Consumer Spending Rises as Incomes Fall, Giving Mixed Picture of Economic Recovery

By Tom Ozimek
Tom Ozimek
Tom Ozimek
Tom Ozimek is a senior reporter for The Epoch Times. He has a broad background in journalism, deposit insurance, marketing and communications, and adult education.
July 31, 2020Updated: July 31, 2020

American consumers increased their spending by 5.6 percent in June while personal income fell by 1.1 percent, giving a mixed picture of a U.S. economy struggling to sustain recovery momentum amid a surge of reported COVID-19 cases and lackluster jobs data.

Consumer spending is a major driver of the U.S. economy, accounting for around 70 percent of Gross Domestic Product (GDP), so the solid personal consumption expenditure number, released Friday by the Commerce Department, is an encouraging sign.

“The snapback in spending provides a good starting point for the third quarter,” said senior economist Sal Guatieri of BMO Capital Markets, in remarks to Market Watch. Yet “high-frequency indicators suggest consumption slowed in July due to the partial rollback of reopenings in several states.”

Yet a COVID-19 resurge in parts of the country and Thursday’s discouraging unemployment numbers, which saw another 1.43 million Americans file for unemployment last week, cast 2doubt on the vigor of the economic recovery. By comparison, the pre-pandemic peak in new weekly jobless claims in America was 695,000 back in 1982. In total, there are some 30 million Americans on unemployment.

Federal Reserve Chairman Jerome Powell on Wednesday flagged his concern the rebound may be weakening.

“All we can say today is that there is evidence in high-frequency data and surveys…It looks like we are seeing a slowdown,” Powell said in a press conference. “It might be short-lived, it might not. The timing seems related to the spike in cases” that began in June, he added.

Friday’s solid spending data also contrasts with predictably dismal second-quarter GDP figures, released Thursday, which showed the U.S. economy suffered its steepest contraction since the Great Depression, shrinking by an astonishing 32.9 percent in annualized terms.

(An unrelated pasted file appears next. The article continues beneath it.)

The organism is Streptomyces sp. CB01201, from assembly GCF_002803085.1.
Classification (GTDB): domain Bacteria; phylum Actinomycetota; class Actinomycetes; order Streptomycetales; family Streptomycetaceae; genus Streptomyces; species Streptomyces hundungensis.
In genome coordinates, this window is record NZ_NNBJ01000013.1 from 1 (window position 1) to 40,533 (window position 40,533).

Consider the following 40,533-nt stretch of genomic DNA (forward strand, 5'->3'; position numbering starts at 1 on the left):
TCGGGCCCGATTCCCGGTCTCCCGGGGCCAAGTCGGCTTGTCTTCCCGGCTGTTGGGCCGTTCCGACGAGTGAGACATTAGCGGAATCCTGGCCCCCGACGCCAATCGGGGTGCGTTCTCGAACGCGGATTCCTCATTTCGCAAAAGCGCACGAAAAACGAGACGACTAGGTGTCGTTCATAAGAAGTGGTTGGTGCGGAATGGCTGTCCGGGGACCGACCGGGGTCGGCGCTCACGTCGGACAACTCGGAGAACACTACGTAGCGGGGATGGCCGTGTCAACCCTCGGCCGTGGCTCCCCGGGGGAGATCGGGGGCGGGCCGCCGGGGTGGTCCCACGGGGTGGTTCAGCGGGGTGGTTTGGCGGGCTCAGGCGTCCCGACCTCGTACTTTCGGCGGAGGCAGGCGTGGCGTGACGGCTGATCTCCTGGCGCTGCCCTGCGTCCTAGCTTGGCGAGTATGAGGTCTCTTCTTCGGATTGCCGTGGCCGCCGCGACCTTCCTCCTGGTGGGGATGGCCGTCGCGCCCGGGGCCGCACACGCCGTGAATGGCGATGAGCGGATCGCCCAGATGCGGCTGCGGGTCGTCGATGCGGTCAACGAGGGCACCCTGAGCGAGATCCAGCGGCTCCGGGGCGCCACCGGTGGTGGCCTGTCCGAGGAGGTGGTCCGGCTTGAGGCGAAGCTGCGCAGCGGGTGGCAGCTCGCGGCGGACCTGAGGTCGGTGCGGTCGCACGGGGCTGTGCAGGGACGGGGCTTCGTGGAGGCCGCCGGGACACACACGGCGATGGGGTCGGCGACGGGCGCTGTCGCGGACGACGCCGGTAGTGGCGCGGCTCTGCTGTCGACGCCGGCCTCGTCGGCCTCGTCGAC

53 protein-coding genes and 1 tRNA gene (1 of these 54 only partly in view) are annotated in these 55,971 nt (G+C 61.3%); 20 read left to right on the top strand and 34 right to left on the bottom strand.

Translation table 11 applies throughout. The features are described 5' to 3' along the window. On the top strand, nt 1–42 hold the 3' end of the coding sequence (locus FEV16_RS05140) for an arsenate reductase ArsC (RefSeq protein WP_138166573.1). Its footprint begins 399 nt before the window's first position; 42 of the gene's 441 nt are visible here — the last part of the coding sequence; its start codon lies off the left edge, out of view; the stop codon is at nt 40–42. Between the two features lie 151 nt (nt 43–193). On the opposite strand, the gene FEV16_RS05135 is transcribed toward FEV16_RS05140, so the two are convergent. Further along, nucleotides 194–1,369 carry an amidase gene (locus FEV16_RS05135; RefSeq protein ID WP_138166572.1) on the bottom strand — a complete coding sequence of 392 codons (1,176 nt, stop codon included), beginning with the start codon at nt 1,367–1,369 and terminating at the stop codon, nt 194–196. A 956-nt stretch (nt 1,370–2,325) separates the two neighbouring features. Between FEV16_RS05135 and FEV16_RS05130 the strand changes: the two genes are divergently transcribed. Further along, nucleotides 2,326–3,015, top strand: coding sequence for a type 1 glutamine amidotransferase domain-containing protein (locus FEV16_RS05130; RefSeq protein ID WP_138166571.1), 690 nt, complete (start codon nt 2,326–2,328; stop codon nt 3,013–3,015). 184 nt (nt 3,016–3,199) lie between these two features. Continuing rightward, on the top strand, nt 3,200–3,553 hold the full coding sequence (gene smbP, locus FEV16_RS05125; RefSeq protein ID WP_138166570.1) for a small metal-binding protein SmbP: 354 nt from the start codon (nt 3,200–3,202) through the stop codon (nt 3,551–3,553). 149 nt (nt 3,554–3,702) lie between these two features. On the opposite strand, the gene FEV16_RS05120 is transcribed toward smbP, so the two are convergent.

“We all know that shutting down the economy was going to lead to a very, very sharp contraction in GDP. But there’s also evidence of a sharp rebound as well,” said Steven Ricchiuto, chief economist at Mizuho Securities USA.

Bright spots include continuing growth in both retail sales and consumer spending, while in May around 7.5 million jobs were created as lockdowns ended and businesses reopened.

A customer walks out of a U.S. Post Office branch and under a banner advertising a job opening, in Seattle, on June 4, 2020. (Elaine Thompson/File/AP Photo/)

Yet in a sign that the surge in consumer spending may be short-lived, Friday’s Commerce Department report also showed a 1.1 percent drop in personal incomes, which followed an even bigger 4.4 percent fall in incomes in May. Those sharp declines followed a 12.1 percent surge in incomes in April as a flood of government aid began to be distributed, including $600 per week in federal unemployment benefits, set to expire Friday while lawmakers haggle over the terms of an extension.

A Reuters poll of over 500 economists indicates the world economic outlook has dimmed, with rising CCP virus cases and the risk of renewed lockdowns increasing the chances that the economic rebound could slow significantly or even reverse course.

“We expect the economic reality of the virus to start catching up with businesses across the globe soon,” said Jan Lambregts, global head financial markets research at Rabobank.

“What we need is a vaccine or significant breakthroughs in medicines to decisively reopen our economies and restore business and consumer confidence—but there is no magic wand for the time being,” Lambregts added.

Most economists and long-term investors, along with the Fed, have said the economic outlook depends largely on the course of the virus.

Reuters and The Associated Press contributed to this report.